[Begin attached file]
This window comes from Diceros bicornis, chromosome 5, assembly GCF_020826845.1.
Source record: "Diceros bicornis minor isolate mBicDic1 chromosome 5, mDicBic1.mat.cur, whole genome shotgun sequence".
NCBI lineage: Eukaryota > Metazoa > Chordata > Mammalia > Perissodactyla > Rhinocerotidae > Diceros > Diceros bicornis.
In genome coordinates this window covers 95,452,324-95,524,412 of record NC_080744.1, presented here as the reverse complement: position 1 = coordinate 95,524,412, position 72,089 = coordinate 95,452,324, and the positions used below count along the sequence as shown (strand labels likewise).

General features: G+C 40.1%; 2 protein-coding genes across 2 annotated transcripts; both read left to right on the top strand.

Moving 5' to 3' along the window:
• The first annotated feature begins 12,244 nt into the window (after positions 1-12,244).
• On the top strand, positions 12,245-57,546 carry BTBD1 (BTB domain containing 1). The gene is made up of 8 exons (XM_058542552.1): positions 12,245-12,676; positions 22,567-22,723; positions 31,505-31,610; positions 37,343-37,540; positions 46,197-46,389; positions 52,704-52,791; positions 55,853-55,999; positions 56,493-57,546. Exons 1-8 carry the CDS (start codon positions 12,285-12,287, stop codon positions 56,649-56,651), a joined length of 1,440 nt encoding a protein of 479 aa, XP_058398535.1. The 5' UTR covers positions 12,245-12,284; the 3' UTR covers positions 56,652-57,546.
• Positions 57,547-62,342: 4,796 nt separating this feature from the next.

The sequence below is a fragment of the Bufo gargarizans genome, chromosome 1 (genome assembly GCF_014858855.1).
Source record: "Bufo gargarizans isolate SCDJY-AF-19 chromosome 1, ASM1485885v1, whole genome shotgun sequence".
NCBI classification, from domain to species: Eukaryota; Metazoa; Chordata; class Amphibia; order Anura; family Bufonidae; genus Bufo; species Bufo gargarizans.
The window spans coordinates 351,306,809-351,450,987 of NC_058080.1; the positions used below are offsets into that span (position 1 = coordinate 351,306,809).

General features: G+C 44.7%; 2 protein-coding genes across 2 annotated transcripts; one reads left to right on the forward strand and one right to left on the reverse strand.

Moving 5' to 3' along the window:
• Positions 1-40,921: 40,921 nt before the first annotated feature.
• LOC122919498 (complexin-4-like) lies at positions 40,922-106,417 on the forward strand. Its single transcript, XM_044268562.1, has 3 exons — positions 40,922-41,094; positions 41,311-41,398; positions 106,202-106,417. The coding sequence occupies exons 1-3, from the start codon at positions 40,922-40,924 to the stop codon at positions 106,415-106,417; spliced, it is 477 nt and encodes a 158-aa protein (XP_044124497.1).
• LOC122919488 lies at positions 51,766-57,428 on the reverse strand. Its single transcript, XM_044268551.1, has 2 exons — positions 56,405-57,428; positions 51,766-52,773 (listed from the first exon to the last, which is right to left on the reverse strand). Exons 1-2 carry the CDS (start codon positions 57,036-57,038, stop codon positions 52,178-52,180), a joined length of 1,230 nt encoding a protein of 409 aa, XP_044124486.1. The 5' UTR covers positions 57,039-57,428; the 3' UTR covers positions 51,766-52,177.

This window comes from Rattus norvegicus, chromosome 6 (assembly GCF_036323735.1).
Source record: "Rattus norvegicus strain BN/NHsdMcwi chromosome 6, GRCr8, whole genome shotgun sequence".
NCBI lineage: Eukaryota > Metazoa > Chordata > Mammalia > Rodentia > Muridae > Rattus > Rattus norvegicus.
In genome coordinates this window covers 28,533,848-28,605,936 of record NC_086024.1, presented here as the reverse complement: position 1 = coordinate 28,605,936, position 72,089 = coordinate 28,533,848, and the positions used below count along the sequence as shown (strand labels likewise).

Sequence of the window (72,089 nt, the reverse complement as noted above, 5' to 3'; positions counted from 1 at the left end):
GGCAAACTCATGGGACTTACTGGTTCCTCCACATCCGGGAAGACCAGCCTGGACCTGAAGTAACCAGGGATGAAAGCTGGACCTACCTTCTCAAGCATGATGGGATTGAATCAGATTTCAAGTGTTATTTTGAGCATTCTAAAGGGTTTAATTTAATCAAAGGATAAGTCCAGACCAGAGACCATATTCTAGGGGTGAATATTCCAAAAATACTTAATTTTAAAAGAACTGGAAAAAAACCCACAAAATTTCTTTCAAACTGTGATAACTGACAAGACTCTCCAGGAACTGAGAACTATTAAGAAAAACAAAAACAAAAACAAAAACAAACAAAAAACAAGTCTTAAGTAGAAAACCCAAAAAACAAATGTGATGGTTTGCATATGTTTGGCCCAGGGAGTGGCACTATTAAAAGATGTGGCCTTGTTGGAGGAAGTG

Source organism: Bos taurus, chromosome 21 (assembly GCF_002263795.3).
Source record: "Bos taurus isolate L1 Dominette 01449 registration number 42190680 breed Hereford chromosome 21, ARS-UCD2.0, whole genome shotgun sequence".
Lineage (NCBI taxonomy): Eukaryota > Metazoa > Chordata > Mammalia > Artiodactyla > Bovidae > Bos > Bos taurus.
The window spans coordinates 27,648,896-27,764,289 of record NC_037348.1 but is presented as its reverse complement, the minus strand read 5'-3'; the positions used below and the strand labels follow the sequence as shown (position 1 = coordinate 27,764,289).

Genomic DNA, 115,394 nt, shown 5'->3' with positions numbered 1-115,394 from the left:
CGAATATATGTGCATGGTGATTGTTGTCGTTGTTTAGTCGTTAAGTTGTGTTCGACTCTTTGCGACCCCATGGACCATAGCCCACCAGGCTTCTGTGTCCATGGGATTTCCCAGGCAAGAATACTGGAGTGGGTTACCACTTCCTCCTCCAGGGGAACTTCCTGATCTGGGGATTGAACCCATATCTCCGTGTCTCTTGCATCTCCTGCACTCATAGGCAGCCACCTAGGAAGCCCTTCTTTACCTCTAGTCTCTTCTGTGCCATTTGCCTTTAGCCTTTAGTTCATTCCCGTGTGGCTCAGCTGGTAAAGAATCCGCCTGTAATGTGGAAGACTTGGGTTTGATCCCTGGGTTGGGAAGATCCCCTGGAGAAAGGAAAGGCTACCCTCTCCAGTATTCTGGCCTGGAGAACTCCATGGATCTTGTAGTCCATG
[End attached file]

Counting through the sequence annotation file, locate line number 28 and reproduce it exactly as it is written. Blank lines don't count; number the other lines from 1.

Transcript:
The window spans coordinates 27,648,896-27,764,289 of record NC_037348.1 but is presented as its reverse complement, the minus strand read 5'-3'; the positions used below and the strand labels follow the sequence as shown (position 1 = coordinate 27,764,289).